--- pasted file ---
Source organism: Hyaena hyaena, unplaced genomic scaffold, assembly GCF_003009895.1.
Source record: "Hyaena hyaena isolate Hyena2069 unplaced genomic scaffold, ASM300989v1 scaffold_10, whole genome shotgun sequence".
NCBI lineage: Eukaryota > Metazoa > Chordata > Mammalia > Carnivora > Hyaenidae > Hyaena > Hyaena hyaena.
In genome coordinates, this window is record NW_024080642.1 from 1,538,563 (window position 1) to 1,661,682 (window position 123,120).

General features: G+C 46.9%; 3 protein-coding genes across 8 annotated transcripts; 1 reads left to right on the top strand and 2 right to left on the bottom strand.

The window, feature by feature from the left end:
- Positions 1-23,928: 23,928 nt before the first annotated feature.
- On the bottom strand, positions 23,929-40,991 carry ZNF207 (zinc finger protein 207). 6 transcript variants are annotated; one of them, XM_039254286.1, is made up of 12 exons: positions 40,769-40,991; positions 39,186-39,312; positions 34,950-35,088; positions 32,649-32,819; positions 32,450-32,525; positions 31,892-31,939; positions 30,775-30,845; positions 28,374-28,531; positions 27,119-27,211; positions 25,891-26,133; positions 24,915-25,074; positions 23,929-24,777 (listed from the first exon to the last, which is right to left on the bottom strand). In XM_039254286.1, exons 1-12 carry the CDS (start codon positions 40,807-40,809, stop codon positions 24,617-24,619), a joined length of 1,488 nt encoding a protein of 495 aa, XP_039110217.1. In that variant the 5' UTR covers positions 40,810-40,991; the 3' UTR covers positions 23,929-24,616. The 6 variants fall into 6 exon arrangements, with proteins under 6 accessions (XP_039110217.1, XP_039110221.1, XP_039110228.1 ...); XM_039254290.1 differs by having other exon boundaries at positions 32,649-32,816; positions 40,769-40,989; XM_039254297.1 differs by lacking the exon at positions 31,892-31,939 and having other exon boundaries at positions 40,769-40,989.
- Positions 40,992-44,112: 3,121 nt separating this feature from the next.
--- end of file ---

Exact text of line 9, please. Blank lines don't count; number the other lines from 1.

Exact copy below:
- Positions 40,992-44,112: 3,121 nt separating this feature from the next.